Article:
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Mancos residents hold small protest over LivWell move to Millwood building

Some upset by decision allowing the move
LivWell’s current location at 449 Railroad Ave. in Mancos.

A few Mancos residents gathered near the current location of marijuana dispensary LivWell Saturday afternoon to sign a petition and object to the company’s move to the building that was formerly home to the Millwood Junction restaurant.

Those that were there Saturday passed around petitions and discussed the implications of LivWell’s move.

As with the Jan. 27 meeting of the Mancos Board of Trustees that signed off on the move, residents voiced objections to the proximity of the building to nearby Boyle Park and potential traffic issues that they say the move may create.

The board approved the location based on a measurement by Town Administrator Heather Alvarez and Marshal Goodall, as well as a measurement from licensed surveyor SGM.

Some locals drew attention to an unsolicited measurement from licensed surveyor Dugan McDonald that concluded the building is less than 500 feet from the park.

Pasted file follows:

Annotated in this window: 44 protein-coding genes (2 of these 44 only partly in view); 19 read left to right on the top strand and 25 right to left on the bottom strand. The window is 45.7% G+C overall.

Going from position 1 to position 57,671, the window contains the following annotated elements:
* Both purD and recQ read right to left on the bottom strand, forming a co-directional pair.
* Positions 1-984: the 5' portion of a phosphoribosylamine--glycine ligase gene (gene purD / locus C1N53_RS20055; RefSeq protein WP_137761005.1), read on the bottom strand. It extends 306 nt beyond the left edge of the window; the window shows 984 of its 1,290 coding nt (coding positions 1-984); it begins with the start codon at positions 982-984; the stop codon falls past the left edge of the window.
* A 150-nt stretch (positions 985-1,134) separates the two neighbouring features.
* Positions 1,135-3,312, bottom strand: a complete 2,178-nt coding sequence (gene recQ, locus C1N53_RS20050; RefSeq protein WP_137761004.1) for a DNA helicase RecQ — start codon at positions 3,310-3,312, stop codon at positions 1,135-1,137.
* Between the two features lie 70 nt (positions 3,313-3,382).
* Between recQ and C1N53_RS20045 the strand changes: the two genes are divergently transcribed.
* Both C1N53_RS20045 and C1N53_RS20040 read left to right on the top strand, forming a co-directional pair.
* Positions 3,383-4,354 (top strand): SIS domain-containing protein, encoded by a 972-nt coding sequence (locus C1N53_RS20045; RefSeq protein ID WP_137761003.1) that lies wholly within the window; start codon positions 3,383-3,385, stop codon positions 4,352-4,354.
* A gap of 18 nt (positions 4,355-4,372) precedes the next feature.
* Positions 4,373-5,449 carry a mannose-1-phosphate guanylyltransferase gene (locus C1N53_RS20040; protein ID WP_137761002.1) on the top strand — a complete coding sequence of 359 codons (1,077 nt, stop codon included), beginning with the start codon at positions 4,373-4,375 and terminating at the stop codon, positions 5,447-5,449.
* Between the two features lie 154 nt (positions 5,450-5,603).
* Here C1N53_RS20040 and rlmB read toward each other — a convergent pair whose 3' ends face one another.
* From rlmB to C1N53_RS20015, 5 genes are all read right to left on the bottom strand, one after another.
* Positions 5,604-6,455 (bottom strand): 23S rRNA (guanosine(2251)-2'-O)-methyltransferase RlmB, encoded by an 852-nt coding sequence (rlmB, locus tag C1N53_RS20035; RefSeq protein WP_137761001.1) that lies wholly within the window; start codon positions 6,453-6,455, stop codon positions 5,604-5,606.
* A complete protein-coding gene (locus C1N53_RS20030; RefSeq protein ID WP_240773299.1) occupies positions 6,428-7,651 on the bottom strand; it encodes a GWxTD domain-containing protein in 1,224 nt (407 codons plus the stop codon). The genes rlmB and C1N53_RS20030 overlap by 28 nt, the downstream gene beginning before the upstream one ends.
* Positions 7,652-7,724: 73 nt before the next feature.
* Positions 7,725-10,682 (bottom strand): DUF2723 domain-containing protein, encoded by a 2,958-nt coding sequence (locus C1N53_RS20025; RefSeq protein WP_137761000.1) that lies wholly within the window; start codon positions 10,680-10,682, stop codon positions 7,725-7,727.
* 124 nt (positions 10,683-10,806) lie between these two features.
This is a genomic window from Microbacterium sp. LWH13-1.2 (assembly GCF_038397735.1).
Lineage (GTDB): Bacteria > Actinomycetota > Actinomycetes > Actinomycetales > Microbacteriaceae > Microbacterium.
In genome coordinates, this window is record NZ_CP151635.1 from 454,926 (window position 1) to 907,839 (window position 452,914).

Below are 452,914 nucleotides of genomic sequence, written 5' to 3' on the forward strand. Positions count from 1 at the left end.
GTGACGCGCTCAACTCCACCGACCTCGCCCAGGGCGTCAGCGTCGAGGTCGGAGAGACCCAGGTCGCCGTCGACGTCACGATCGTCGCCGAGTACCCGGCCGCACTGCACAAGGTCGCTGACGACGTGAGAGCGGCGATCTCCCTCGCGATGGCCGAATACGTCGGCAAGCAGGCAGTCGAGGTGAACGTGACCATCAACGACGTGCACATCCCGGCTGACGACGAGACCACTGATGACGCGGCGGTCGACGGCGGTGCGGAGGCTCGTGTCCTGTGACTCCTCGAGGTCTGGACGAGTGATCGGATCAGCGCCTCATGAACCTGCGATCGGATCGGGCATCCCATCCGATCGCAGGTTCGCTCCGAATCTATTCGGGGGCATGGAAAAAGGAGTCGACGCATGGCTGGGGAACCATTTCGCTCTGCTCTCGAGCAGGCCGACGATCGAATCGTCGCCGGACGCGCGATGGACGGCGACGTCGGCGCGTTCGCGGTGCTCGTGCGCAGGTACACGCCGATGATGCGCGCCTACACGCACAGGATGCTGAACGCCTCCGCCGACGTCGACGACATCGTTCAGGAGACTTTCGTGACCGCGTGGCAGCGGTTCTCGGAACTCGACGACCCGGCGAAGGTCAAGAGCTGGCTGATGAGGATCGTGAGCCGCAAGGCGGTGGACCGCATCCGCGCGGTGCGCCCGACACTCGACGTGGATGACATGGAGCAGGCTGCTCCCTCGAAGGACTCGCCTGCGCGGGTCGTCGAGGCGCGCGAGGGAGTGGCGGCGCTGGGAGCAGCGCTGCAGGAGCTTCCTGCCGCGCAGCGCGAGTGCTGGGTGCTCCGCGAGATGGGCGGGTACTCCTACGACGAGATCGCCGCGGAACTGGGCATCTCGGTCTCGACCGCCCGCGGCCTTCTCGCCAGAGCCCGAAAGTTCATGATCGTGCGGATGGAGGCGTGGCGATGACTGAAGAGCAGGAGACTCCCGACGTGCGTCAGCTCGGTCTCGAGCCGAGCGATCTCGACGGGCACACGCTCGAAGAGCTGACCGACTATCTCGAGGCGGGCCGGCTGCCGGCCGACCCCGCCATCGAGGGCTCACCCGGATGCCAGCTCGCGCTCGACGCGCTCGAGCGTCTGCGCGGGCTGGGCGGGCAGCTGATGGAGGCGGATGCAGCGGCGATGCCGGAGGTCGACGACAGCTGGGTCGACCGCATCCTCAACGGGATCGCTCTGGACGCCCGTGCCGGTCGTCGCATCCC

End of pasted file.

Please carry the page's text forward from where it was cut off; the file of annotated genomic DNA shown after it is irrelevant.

Organizer Hannah Vanmeter acknowledged that Mancos locals like herself would have to begrudgingly accept the move if the building is proven to be 500 feet from the park.

“At that point, we don’t really have a fight. They met all the town ordinances, and there’s nothing else we can do. I’m a firm believer in personal property rights. A lot of people just don’t think that it’s 500 feet.”

Vanmeter, like many residents, miss the days when the building was a restaurant.

“The Millwood was a great restaurant for 42 years. It’s been like a social hub. I moved here five years ago, and it’s pretty much how I know everyone here in Mancos,” Vanmeter said.

There was also the issue of the town’s reputation. While most said they have no problems with retail marijuana, some residents would rather see the building remain empty than have it become a dispensary.

“Right now, we’re known as an artist community and the gateway to Mesa Verde,” said Michael Looman. “We don’t want to be known as a pot town.”

LivWell general counsel Anna Hatch said at the Jan. 27 meeting that the company did not mean to cause controversy and pointed out that LivWell will spend $800,000 on building and landscape improvements.

“We serve your citizens, we serve your tourists, we employ your citizens and we really love being a part of this community,” Hatch said.